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Why Do We Laugh?

We laugh even before we can speak, but why? Science has some answers to the mystery of human laughter, and some of them might surprise you.

By
Sabrina Stierwalt, PhD
Episode #343
laughing

Last week, we talked about our love of sugar and I explained some of the reasons why we humans develop certain traits that seem contrary to our survival. This week, I thought we’d dig into why we develop some traits that aren’t so much contrary to our survival but may seem unnecessary. Specifically, why do we laugh?

People from all cultures laugh, although we may laugh at different things. (I once interviewed for a job in the Netherlands and none of my jokes landed. I didn’t get that job.) Apes also laugh. We know this because there are scientists whose job it is to tickle animals. I'm not even kidding. What a life!

Humans start laughing as early as 3 months into life, even before we can speak. This is true even for babies who are deaf or blind. Peekaboo, it turns out, is particularly a global crowd-pleaser. And we know this because studying baby laughter is an actual job, too.

So, the ubiquitous nature of laughter suggests that it must serve a purpose, but what?

Why do we laugh? Here are a few scientific reasons

Laughter clearly serves a social function. It is a way for us to signal to another person that we wish to connect with them. In fact, in a study of thousands of examples of laughter, the speakers in a conversation were found to be 46 percent more likely to laugh than the listeners.

We're also 30 times more likely to laugh in a group. Young children between the ages of 2.5 and 4 were found to be eight times more likely to laugh at a cartoon when they watched it with another child even though they were just as likely to report that the cartoon was funny whether alone or not. 

Young children between the ages of 2.5 and 4 were found to be eight times more likely to laugh at a cartoon when they watched it with another child.

Evolutionarily speaking, this signal of connection likely played an important role in survival. Upon meeting a stranger, we want to know: What are your intentions with me? And who else are you aligned with?

In a study that spanned 24 different societies and included 966 participants, scientists played short sound bites of pairs of people laughing together. In some cases, the pair were close friends, in others, the pair were strangers. 

Participants in the study were asked to listen to the simultaneous laughter and determine the level of friendship shared by the laughers. Using only the sound of the laughter as cues, they could reliably tell the difference between people who had just met and those who were long-time friends. These results suggest not only the link between true laughter and friendship but also that we aren't fooling anyone when we pretend to laugh at another person’s joke. 

Another theory, which takes the person-to-person connection provided by laughter a step further, is that laughter may be a replacement for the act of grooming each other. Grooming another is a behavior seen in primates. To groom someone else is a generous, one-sided act. Because it requires trust and investment of time, it bonds the groomer and groomee as friends.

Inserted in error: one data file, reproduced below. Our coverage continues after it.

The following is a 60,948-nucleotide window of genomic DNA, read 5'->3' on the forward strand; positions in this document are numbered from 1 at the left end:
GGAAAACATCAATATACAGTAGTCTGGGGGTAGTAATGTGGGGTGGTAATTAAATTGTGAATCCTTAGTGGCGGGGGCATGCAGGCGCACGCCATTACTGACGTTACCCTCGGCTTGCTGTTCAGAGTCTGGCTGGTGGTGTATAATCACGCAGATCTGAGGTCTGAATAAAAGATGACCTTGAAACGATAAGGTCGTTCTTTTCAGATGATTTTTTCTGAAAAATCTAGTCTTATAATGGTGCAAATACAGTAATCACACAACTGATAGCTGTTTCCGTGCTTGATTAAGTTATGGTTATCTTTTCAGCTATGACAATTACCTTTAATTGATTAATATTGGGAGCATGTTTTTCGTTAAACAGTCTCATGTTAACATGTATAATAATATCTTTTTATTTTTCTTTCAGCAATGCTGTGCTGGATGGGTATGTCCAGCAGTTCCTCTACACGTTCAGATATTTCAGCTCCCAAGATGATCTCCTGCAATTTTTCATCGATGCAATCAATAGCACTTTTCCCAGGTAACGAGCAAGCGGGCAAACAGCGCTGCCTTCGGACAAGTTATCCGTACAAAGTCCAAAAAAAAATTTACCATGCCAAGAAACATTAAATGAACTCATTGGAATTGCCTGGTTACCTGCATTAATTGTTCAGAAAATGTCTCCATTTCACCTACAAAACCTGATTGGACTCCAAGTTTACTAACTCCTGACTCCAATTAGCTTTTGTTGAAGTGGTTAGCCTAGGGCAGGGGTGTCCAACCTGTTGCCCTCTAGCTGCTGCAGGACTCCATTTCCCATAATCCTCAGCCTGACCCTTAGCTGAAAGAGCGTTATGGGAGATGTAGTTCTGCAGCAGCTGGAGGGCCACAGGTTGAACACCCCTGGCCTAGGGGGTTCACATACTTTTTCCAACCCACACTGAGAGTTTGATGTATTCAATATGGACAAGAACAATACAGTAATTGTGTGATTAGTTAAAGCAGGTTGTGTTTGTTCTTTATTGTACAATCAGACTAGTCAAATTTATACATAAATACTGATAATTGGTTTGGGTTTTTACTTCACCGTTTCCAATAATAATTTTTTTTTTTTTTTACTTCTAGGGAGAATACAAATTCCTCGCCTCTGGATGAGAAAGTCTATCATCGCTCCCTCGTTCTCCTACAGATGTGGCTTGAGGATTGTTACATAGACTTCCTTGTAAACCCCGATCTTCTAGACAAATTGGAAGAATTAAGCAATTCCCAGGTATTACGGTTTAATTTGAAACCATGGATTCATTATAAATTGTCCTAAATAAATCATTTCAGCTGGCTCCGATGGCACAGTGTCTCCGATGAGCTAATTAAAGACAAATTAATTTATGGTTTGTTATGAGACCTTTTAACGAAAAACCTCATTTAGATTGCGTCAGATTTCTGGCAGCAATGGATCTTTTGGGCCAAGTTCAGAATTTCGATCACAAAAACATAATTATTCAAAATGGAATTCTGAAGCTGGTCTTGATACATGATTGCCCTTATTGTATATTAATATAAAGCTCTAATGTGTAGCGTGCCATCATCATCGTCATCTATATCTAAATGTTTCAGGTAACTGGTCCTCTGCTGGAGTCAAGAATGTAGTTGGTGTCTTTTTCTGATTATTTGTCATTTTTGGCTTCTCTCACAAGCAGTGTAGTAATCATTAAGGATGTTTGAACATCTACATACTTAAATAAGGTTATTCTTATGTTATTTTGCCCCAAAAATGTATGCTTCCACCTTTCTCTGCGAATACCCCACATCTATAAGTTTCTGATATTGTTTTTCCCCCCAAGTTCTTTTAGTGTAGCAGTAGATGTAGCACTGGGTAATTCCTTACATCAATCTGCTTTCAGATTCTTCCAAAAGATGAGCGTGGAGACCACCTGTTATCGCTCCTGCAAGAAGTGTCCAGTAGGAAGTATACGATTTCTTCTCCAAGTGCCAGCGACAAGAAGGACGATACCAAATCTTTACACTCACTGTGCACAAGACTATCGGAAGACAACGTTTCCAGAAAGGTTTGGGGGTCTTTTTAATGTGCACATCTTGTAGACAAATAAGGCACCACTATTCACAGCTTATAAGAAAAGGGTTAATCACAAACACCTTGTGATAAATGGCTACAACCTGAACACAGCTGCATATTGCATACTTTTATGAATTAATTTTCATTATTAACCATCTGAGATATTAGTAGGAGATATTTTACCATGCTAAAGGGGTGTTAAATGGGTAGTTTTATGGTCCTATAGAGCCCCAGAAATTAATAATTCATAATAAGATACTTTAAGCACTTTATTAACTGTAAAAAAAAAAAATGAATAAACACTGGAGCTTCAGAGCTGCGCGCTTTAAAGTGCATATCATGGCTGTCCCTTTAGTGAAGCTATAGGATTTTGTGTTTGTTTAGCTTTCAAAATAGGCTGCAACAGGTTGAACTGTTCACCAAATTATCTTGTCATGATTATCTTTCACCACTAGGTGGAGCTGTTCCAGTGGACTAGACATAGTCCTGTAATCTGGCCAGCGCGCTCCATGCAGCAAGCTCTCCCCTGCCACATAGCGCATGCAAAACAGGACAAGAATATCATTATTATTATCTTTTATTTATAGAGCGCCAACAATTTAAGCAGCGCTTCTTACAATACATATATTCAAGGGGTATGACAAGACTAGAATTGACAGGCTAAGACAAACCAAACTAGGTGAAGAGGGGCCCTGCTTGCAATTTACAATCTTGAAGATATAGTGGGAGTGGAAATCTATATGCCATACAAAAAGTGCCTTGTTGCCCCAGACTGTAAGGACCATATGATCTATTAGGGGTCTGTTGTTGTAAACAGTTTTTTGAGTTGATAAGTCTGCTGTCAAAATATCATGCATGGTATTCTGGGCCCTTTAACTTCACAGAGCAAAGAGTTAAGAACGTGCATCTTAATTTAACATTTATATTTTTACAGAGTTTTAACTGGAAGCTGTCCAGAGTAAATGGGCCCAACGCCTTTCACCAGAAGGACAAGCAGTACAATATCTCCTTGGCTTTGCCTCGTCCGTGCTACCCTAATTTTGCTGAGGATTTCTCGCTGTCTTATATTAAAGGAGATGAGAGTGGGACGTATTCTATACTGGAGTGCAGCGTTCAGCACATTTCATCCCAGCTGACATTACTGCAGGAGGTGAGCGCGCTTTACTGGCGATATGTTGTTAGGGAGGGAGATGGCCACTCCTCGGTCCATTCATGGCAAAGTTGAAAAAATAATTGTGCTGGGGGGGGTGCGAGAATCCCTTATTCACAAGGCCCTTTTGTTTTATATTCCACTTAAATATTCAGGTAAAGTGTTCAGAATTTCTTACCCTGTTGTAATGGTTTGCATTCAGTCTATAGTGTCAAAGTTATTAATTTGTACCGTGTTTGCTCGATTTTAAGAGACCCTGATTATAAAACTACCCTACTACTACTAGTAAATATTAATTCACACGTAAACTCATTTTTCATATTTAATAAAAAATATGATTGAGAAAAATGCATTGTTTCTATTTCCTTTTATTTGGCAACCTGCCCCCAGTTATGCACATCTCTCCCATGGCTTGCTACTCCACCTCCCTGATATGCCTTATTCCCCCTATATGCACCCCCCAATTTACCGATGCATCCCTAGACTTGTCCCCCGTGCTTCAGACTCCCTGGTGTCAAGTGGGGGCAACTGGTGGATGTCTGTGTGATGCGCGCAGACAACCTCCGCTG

When we genuinely laugh, we signal that we are comfortable and feel like we belong.

As our communities got larger, we couldn’t all go around grooming each other to establish bonds. So, this is no longer our preferred method of exhibiting an offer of friendship. (And that's probably a good thing.) But laughter, like the commitment offered through grooming, is also hard to fake, at least not without being obvious. And, unlike grooming, it can be done in a larger group and gives a more immediate impression. When we genuinely laugh, we signal that we are comfortable and feel like we belong. 

According to the Mayo Clinic, there are also a multitude of physical health benefits to laughter. Laughter can increase your oxygen intake, which can in turn stimulate your heart, lungs, and muscles. Laughing further releases endorphins, the feel-good chemicals our bodies produce to make us feel happy and even relieve pain or stress. The act of increasing and then decreasing our heart rate and blood pressure through laughter is also ultimately calming and tension-relieving. Laughter can even boost our immune system response through the release of stress-and illness-reducing neuropeptides.

So laughter signals cooperation, a key aspect of human survival, and promotes a healthier body to boot. That’s the best excuse I've heard to make sure to take the time to enjoy a few laughs over dinner and drinks with friends.

GET MORE EVERYDAY EINSTEIN

Until next time, this is Sabrina Stierwalt with Everyday Einstein’s Quick and Dirty Tips for helping you make sense of science. You can become a fan of Everyday Einstein on Facebook or follow me on Twitter. If you have a question that you’d like to see on a future episode, send me an email at everydayeinstein@quickanddirtytips.com. Listen and subscribe on Apple, Spotify, Google, Stitcher, or wherever you get your podcasts.

 

About the Author

Sabrina Stierwalt, PhD

Dr. Sabrina Stierwalt is an extragalactic astrophysicist at the California Institute of Technology and Adjunct Faculty at the University of Virginia.

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